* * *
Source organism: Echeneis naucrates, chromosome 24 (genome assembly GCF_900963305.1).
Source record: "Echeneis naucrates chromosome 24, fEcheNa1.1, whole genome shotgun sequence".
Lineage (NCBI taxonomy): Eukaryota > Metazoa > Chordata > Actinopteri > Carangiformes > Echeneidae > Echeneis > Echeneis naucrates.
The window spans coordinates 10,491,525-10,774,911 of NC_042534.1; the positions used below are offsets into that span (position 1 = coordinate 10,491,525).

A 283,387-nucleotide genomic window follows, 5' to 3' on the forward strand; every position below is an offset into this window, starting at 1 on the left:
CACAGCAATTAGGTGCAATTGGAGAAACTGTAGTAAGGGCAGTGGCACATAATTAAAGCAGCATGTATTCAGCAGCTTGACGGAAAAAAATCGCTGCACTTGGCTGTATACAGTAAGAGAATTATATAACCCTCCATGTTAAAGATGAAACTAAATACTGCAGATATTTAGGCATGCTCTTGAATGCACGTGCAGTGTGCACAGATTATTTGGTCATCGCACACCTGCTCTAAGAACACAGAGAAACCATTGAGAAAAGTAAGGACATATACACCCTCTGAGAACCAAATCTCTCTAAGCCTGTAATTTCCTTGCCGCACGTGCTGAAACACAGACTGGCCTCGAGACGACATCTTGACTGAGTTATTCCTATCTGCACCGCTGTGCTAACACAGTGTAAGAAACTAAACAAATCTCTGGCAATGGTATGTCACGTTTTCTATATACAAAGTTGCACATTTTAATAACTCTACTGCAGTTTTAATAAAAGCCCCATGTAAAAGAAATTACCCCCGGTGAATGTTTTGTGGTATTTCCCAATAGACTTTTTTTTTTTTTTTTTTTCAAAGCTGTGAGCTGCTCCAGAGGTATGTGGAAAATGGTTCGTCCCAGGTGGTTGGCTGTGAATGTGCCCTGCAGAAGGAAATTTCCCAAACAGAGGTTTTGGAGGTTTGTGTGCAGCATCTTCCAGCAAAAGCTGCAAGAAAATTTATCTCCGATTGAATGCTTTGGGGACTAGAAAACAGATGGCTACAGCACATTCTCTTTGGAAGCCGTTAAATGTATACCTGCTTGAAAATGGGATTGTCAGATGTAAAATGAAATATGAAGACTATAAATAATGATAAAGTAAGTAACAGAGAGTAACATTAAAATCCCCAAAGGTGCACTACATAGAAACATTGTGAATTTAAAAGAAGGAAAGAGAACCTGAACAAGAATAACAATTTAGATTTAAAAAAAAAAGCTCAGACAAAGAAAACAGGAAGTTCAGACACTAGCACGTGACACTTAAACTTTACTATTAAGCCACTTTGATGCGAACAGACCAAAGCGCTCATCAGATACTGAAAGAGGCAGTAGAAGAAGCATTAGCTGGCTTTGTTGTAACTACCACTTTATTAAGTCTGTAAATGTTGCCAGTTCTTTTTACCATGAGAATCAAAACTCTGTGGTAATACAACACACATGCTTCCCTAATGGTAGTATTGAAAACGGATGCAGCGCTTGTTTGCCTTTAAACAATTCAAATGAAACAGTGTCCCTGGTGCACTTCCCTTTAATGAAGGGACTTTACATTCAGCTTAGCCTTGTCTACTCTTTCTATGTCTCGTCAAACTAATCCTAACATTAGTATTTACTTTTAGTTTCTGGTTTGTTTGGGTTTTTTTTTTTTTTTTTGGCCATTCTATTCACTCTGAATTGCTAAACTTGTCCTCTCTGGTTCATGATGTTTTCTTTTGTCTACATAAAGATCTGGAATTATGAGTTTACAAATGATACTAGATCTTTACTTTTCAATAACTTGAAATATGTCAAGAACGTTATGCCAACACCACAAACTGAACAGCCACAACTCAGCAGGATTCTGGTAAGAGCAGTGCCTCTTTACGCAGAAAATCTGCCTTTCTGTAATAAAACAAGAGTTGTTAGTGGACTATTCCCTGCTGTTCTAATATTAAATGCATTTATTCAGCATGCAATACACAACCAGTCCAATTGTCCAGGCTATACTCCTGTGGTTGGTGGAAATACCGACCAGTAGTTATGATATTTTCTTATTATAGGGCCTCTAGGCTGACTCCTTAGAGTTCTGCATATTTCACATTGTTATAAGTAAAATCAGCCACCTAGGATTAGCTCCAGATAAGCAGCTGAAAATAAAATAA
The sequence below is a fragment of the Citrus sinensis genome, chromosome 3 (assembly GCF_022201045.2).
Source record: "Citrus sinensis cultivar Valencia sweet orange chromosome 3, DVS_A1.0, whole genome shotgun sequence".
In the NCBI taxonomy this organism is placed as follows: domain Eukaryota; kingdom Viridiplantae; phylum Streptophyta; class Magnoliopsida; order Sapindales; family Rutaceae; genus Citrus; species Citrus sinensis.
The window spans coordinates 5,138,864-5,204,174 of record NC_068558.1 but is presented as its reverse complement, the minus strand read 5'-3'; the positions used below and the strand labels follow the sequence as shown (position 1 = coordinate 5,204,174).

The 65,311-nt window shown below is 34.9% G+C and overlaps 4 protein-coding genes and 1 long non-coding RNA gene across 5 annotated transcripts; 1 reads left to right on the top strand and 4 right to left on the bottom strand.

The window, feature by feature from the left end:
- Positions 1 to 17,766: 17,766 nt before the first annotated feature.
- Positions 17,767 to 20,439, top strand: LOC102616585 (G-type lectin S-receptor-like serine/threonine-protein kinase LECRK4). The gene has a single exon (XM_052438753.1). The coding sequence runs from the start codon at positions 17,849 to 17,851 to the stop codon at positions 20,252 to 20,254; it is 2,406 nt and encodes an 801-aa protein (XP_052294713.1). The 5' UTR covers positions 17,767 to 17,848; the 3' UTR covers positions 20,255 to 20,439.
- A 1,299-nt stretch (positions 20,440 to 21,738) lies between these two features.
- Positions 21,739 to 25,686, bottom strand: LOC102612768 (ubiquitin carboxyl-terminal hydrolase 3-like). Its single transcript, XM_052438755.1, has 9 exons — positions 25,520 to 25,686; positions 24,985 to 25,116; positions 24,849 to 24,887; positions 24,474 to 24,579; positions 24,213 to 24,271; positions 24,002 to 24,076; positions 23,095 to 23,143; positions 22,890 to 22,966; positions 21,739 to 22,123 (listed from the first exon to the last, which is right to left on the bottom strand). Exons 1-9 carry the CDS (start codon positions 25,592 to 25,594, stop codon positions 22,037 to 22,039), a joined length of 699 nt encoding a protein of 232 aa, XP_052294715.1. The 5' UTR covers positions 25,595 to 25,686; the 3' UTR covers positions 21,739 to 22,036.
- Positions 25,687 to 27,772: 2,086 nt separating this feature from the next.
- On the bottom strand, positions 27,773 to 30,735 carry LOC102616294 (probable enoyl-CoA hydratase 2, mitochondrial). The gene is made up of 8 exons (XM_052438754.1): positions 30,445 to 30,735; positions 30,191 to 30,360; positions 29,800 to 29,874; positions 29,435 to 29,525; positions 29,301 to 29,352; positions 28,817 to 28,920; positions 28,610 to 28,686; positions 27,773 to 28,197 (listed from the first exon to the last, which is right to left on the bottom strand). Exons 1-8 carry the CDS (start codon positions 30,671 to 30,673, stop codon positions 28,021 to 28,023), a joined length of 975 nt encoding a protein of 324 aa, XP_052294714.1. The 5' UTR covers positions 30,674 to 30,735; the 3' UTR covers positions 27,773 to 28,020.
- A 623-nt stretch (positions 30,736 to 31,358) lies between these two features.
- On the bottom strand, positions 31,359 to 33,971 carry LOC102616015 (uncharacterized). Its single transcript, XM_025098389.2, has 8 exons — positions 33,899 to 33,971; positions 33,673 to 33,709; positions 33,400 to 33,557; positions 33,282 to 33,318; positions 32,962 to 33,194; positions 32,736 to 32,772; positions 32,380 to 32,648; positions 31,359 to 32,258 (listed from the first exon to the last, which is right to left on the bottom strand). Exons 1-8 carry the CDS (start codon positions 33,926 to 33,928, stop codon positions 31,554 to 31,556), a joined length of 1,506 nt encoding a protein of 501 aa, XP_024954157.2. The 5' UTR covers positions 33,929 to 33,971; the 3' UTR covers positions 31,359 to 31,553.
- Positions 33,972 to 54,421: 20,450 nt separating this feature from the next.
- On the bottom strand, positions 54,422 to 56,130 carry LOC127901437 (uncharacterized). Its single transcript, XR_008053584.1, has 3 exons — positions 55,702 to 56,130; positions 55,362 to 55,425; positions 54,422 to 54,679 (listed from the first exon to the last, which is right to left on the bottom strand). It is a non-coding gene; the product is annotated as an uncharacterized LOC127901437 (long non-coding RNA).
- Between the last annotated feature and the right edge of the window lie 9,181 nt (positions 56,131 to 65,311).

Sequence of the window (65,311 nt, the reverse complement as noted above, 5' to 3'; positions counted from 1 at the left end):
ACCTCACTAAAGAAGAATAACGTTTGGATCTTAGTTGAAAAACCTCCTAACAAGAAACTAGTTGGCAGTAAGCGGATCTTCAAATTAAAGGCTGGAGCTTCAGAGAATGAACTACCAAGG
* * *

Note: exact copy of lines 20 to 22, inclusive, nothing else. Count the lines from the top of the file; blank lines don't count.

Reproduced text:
- On the bottom strand, positions 31,359 to 33,971 carry LOC102616015 (uncharacterized). Its single transcript, XM_025098389.2, has 8 exons — positions 33,899 to 33,971; positions 33,673 to 33,709; positions 33,400 to 33,557; positions 33,282 to 33,318; positions 32,962 to 33,194; positions 32,736 to 32,772; positions 32,380 to 32,648; positions 31,359 to 32,258 (listed from the first exon to the last, which is right to left on the bottom strand). Exons 1-8 carry the CDS (start codon positions 33,926 to 33,928, stop codon positions 31,554 to 31,556), a joined length of 1,506 nt encoding a protein of 501 aa, XP_024954157.2. The 5' UTR covers positions 33,929 to 33,971; the 3' UTR covers positions 31,359 to 31,553.
- Positions 33,972 to 54,421: 20,450 nt separating this feature from the next.
- On the bottom strand, positions 54,422 to 56,130 carry LOC127901437 (uncharacterized). Its single transcript, XR_008053584.1, has 3 exons — positions 55,702 to 56,130; positions 55,362 to 55,425; positions 54,422 to 54,679 (listed from the first exon to the last, which is right to left on the bottom strand). It is a non-coding gene; the product is annotated as an uncharacterized LOC127901437 (long non-coding RNA).